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In a bid to sustainably create more inclusive and connective space in Mexico City, local architecture practice BAAQ’ has rehabilitated Dr. Atl 285 — an industrial structure from the late 1960s — into a mixed-use community hub topped with a productive urban garden. Located in the neighborhood of Santa Maria la Ribera just west of the historic center, the adaptive reuse project responds to the area’s ongoing densification process that has attracted a younger population in recent years. In adapting the building into a community-forward space rather than tearing it down to start anew, the architects have also carefully preserved the cultural and architectural heritage of the the structure while minimizing the project’s environmental impact. Primarily built with reinforced concrete beams and columns, Dr. Atl 285 was originally used for industrial purposes. The architects left the reticular concrete structure exposed in a nod to the building’s past while inserting new cubic elements of wood as part of a new, flexible, modular design that can adapt to different program needs of varying sizes and configurations. The permeable construction also allows natural light to pass through the building. Related: A lush rooftop oasis flourishes on this renovated Art Deco townhouse in Mexico City In addition to a rooftop urban farm that produces food for all users, the architects have created a series of common spaces in the outdoor areas. A water treatment plant was installed beneath the building’s old courtyard to eliminate drainage discharge. By recirculating all of the water used, the water treatment plant helps save up to 45% of water. A garden was planted atop the water treatment plant to provide additional outdoor green space and to improve air quality.  “The project aims to demonstrate the adaptability of architecture in the existing resources, the regenerative potential of the city, and the ability to generate sustainable projects nowadays,” the architects explained in a project statement. “All this to preserve the cultural and architectural heritage through the restoration of these constructions and projects, not only to maintain the presence of each neighborhood but also to reduce the environmental impact of real estate development.” + BAAQ’ Phototography by Jaime Navarro via BAAQ’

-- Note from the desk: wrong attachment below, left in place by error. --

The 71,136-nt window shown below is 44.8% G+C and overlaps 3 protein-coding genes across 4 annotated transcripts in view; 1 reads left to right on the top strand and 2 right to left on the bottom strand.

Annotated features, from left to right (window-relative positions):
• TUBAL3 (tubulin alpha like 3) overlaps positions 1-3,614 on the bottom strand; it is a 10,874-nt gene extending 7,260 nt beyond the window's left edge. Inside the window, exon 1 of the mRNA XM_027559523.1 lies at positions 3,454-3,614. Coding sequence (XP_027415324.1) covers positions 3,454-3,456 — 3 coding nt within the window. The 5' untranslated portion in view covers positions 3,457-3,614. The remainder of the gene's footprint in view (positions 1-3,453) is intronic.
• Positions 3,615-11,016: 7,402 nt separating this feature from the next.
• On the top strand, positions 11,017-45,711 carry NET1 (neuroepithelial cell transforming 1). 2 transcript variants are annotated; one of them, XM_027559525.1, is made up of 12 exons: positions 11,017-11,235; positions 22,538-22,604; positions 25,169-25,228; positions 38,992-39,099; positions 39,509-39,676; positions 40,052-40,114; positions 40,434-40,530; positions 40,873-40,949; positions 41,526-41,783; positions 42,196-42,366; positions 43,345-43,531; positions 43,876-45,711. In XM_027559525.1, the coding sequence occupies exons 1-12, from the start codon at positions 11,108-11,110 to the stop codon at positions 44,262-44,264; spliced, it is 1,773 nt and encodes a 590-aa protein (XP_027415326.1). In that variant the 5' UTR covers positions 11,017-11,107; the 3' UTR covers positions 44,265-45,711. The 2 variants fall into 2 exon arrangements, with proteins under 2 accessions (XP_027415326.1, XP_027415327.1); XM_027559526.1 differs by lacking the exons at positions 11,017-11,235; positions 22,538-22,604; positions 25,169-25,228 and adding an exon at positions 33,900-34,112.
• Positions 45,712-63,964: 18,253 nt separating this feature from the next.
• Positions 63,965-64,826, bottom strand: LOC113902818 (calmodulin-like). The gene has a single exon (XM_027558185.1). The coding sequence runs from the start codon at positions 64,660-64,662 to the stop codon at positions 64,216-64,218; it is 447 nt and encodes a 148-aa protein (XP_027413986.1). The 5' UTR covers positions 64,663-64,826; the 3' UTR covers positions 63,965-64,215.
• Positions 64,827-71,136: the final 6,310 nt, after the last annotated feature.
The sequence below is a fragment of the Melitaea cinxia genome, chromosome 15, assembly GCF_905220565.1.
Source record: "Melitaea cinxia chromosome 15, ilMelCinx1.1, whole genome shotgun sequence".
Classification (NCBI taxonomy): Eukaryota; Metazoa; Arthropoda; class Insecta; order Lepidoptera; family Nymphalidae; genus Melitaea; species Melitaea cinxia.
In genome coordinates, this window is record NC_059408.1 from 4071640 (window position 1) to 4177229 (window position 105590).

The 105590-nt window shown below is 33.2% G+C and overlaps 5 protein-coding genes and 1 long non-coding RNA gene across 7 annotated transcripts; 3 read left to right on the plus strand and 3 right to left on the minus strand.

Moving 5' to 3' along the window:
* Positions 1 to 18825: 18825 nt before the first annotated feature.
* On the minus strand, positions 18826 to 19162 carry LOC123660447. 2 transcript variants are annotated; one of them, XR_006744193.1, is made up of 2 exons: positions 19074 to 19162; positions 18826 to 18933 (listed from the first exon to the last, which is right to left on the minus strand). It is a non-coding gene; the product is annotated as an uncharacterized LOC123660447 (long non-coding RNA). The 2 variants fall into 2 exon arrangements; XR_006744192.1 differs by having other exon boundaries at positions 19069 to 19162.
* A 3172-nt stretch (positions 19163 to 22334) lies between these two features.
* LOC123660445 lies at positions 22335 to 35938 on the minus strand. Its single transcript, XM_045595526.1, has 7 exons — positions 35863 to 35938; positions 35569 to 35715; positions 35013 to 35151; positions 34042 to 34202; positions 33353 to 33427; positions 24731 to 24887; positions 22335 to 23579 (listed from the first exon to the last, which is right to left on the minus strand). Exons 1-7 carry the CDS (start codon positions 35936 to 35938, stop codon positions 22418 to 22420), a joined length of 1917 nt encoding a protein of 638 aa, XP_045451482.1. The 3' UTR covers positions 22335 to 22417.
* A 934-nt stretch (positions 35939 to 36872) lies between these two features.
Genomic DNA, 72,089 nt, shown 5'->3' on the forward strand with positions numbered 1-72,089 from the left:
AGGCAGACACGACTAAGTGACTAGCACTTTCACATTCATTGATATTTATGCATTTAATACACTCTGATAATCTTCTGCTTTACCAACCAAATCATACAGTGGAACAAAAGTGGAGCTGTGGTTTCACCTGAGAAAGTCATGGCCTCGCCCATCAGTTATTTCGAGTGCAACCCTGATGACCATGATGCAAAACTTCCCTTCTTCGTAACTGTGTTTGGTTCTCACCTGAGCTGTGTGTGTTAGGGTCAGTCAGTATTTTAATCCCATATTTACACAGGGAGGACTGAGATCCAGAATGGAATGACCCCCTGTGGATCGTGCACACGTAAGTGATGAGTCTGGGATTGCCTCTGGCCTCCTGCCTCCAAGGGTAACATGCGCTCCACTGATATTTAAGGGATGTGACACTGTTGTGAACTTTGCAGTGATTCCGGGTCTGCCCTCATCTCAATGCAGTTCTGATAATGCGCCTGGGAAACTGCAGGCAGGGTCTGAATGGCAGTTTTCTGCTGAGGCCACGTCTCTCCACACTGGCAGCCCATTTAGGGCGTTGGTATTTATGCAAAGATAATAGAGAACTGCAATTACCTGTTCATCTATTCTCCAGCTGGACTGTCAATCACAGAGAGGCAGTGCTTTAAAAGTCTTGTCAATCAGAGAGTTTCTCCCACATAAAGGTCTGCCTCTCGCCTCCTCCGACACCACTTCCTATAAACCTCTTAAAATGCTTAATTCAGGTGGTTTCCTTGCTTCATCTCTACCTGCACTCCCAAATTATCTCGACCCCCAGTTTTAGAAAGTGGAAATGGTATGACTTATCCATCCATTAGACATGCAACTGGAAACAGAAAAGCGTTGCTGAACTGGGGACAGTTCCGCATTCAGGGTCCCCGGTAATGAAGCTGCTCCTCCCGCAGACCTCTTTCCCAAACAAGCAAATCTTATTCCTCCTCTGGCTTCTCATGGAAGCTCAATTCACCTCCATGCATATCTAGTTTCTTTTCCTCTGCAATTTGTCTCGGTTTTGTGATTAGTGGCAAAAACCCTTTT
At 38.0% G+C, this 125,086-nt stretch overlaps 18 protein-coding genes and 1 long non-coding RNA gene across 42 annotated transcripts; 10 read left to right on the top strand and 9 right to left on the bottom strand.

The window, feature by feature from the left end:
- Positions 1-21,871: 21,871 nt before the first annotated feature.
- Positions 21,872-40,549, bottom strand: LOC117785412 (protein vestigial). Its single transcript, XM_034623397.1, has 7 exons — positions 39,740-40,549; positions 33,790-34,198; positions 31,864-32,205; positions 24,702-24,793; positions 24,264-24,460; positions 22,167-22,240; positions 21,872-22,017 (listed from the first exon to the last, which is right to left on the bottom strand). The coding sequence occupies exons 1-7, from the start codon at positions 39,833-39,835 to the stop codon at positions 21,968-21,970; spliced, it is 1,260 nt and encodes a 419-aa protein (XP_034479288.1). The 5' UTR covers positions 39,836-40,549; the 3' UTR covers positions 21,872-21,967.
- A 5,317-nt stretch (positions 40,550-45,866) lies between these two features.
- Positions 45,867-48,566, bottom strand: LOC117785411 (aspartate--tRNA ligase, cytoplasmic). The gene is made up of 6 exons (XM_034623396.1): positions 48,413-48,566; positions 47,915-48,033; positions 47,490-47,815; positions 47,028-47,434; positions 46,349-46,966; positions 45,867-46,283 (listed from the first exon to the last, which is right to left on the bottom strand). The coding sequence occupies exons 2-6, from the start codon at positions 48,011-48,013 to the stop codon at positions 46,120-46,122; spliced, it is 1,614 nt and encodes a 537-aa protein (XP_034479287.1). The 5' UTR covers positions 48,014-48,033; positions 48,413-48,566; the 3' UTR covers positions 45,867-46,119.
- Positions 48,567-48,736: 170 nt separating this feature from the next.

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Midcentury warehouse becomes a community-building asset in Mexico City

Wellow is the eco-friendly deodorant you’ve been looking for

September 30, 2020 by